It is quite common for attorneys to drop out of the practice of law and go to business school and then decide before the end of their second year of business school that they would prefer to return to the practice of law. This does not happen often, but it is something that I see at least a few times a year. An attorney will leave a large law firm in New York City, Los Angeles, the Bay Area, Chicago or another large city in the United States and will attend a prestigious business school. I’ve placed attorneys recently that were graduating from the University of Chicago business school, UCLA business school, Michigan business school, Berkeley business school and Duke.
Attorneys that go to business school most often are corporate attorneys. They go to business school because they are interested in the business side of things and believe that they may enjoy being in business as opposed to being attorneys in a law firm. In the few decades that I’ve been recruiting, attorneys that go to business school almost always realize when they get to the end of their second year that they can make far more money practicing law in a large law firm than they can as consultants and other roles inside of businesses. Moreover, most attorneys have a personality type that makes them more suited to working in legal environments than in corporate environments. Much of the work that students are taught in MBA programs is quantitative in nature, does not involve debate and is a different mindset than most attorneys are used too. Most attorneys go to business school to find they are more comfortable in the legal environment than they would be in the business environment. Moreover, many attorneys that go to business school did not perform well.
That said, I have had so much success placing business school students that are former big law attorneys that it seems to me that law firms really like the experience. In addition, I think that going to business school is often a growing experience for attorneys because it gives them time to reflect on how they can be better attorneys once they get back into a law firm. In addition, I believe that understanding business is also something that is very good for corporate attorneys and it enables them to be better advocates for businesses and also more effective at generating business when they get out. I think getting a business degree is a good move for attorneys and law firms certainly are often happy to welcome them back.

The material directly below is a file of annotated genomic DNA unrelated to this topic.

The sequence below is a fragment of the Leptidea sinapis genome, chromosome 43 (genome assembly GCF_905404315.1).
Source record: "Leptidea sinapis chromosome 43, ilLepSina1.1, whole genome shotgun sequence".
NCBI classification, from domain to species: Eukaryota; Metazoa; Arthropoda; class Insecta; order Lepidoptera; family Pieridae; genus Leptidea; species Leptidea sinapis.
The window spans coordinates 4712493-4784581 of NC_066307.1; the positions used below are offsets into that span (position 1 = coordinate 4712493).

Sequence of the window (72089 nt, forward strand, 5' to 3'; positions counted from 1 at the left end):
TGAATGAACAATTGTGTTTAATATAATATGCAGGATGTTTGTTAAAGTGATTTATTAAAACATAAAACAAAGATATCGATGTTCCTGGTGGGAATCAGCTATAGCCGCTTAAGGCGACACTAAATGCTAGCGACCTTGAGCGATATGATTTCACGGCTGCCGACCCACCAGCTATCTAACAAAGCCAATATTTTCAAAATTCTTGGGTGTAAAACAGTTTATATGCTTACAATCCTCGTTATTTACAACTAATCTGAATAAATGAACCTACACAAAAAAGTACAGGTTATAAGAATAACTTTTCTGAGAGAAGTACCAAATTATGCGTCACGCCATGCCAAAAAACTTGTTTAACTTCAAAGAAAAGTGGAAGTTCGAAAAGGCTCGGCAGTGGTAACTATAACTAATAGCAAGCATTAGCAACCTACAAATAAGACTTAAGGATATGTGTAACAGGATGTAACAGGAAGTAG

When this attorney contacted me, they express reservations that a law firm would welcome them back after having left the practice of law. This is something that many business students say once they’ve left law to go to business school. While there is some truth to this, for the most part, I think major law firms will often ignore this. While going to get a degree in philosophy, marketing, English or something similar but certainly be very harmful to someone who wants to return to the practice of law. Meanwhile, receiving an MBA from a prestigious MBA program is a different can of worms. Not only is this a rigorous experience but it is related to the practice of law—especially if someone is a corporate attorney.
When this attorney contacted me they had such little confidence that they could return that it was almost humorous. The attorney was also worried because they had lost their job at their previous firm before going to business school because the law firm did not have a lot of work. I explained to the attorney that no one had to know they lost their job because there was only a three-month gap on their resume of unemployment prior to them starting business school.
I sent the attorney out to several openings in New York City and the attorney ended up getting hired by one of the largest and most prestigious law firms there. The attorney was concerned that the law firm would not like the business school grades but they never asked for a transcript. The attorney was concerned that the law firm would find out that they’d lost a previous job when they were laid off, but no one asked about it. The attorney was concerned that law firms would view their experience of going to business school in a negative light—but it was viewed positively.
While attorneys may often have a difficult time getting work if unemployed and not working in a law firm environment, there are exceptions to this. I’ve placed numerous business school students who are attorneys throughout the years, and this was a perfect example.